1. Increase the fertility rate by making it to easier to have children. This can be done by policy measures such allocating funds to new childcare facilities, reducing educational costs, or / and improving family housing;
  2. Increase female labour force participation;
  3. Raise productivity by focusing on technological innovation;
  4. Relax immigration restrictions;
  5. Increase the age for retirement and pension eligibility; and
  6. Improve health for elderly populations (or “health span”: living better for longer).

The latter – improving health – is the most compelling policy measure by far, because it’s easier to implement than all the others and can yield tremendous results at very little economic cost while improving economic and social welfare.

Copious evidence in the economic literature shows that protecting and improving an ageing population’s health enhances its productivity and labour force participation, which in turn amplifies the beneficial effect of other measures such as an increase in the retirement age. In addition to savings in healthcare costs, effective health promotion programmes lead to gains in productive labour hours and output. A healthier population also leads to higher savings rates, lower medical expenses, and even increased foreign direct investment.

At the moment, health policies rarely go beyond awareness and education campaigns (they include improved diets, more active lifestyles, reduced tobacco and unsafe alcohol consumption, and vaccination), but in the future this will change. Ageing well (health span) will become paramount – both from a personal and public (i.e. fiscal) perspective – that wellness will be increasingly incentivised, if not “compulsory”.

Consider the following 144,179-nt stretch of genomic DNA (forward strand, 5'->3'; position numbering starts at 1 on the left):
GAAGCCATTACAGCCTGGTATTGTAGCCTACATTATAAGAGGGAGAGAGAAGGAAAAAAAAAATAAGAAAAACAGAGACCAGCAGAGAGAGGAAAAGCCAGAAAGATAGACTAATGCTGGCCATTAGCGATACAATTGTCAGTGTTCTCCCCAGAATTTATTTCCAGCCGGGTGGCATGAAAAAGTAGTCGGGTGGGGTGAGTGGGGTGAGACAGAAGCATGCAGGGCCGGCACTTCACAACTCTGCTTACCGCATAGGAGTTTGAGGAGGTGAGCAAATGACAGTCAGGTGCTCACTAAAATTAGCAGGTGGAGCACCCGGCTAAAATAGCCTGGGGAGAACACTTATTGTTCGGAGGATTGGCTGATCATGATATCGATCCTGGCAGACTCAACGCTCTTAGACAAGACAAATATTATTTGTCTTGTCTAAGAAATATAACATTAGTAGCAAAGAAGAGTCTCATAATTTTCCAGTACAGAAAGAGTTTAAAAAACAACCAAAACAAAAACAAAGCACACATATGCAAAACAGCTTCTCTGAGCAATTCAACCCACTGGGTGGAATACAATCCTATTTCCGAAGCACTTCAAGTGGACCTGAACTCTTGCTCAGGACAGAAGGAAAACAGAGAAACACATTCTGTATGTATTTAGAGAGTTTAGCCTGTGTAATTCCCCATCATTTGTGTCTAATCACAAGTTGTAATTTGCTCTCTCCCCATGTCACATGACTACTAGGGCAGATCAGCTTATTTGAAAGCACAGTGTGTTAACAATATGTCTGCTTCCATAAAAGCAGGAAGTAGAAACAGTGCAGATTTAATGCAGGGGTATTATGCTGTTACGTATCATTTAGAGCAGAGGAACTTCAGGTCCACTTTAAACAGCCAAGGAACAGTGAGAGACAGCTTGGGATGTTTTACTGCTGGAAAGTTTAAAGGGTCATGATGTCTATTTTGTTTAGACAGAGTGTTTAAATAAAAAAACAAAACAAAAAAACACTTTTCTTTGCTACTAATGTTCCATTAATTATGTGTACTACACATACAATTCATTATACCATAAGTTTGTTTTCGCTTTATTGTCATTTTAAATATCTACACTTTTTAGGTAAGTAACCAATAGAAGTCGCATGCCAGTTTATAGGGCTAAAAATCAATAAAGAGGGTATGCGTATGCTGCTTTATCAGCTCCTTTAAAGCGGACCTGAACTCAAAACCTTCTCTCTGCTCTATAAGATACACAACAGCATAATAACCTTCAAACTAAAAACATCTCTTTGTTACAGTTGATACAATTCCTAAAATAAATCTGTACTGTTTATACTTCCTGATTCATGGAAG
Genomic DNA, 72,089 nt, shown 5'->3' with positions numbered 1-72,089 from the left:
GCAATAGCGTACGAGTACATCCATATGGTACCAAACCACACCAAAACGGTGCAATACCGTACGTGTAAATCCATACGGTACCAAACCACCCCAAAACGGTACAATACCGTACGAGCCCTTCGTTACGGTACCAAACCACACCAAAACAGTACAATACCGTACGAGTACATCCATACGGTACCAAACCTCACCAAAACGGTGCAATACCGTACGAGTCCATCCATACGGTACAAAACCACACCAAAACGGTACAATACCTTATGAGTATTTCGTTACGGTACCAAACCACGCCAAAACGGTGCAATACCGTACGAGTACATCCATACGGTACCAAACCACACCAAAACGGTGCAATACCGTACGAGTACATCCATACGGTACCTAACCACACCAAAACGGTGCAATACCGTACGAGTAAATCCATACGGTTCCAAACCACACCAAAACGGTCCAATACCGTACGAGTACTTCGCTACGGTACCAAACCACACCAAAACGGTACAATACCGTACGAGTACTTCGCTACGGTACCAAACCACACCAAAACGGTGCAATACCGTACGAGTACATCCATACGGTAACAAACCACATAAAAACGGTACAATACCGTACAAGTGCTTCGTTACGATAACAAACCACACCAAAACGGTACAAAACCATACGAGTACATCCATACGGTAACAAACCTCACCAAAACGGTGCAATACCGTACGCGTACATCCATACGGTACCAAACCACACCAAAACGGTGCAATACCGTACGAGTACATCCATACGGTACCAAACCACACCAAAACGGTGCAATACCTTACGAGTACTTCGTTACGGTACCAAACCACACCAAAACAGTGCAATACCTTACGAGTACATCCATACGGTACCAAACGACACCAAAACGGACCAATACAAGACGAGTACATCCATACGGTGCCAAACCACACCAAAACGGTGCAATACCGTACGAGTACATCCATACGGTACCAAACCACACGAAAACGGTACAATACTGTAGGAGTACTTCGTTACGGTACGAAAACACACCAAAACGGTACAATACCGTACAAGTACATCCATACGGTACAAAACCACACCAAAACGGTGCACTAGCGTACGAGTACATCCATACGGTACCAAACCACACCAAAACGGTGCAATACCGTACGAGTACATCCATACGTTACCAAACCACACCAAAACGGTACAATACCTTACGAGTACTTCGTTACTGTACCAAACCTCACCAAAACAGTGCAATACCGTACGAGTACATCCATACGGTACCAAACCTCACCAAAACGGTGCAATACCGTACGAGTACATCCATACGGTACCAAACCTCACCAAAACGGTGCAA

In the US and the UK, some insurance companies already incentivise wellness behaviour with the help of technology, by providing for example their clients with wearable devices that track their activity (with a view of expanding it to add extra years of life).

As they expand, such insurance policies mean that the risk pool will contract: life insurance will become more personalised and based upon wellness evidence. It also means that the price of coverage for unhealthy behaviour (or simply bad luck: bad genes) will increase. The wellness industry will benefit, but the societal and moral implications of a world in which the fittest and healthiest ‘win’ (and pay less) are mind-bogglingly complex.

From an investor’s point of view, adjusting a portfolio to rising longevity begs three fundamental questions that will reshape much of the global economy and the world of investing in the years to come:

  1. Who will take care of the elderly?
  2. Where are they going to live?
  3. How will they age “gracefully” (our sixth point above)?

Investing in the plethora of sectors related to longevity will become an even more compelling theme. Any goods or services that demonstrably prolong longevity or make it healthier and happier will be a hit. Apart from the obvious (like medical technologies, cruise-ships retirement homes and the “wellness economy” at large), anything related to physical exercise – the strongest anti-ageing medicine of all – will boom.

Thierry Malleret


  1. Source: UN Population Division estimates

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Briefing Overview

Title: Ageing Populations: the great constant
Author: Thierry Malleret